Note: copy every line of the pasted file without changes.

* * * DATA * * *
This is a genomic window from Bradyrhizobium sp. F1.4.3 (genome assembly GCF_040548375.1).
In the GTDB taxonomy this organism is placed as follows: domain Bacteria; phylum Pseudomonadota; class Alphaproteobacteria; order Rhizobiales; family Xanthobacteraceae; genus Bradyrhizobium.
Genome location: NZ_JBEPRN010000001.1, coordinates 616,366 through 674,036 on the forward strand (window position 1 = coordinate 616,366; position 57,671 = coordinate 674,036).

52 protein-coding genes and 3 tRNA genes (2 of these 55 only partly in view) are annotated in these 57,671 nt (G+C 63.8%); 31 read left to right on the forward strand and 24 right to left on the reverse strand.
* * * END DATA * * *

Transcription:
This is a genomic window from Bradyrhizobium sp. F1.4.3 (genome assembly GCF_040548375.1).
In the GTDB taxonomy this organism is placed as follows: domain Bacteria; phylum Pseudomonadota; class Alphaproteobacteria; order Rhizobiales; family Xanthobacteraceae; genus Bradyrhizobium.
Genome location: NZ_JBEPRN010000001.1, coordinates 616,366 through 674,036 on the forward strand (window position 1 = coordinate 616,366; position 57,671 = coordinate 674,036).

52 protein-coding genes and 3 tRNA genes (2 of these 55 only partly in view) are annotated in these 57,671 nt (G+C 63.8%); 31 read left to right on the forward strand and 24 right to left on the reverse strand.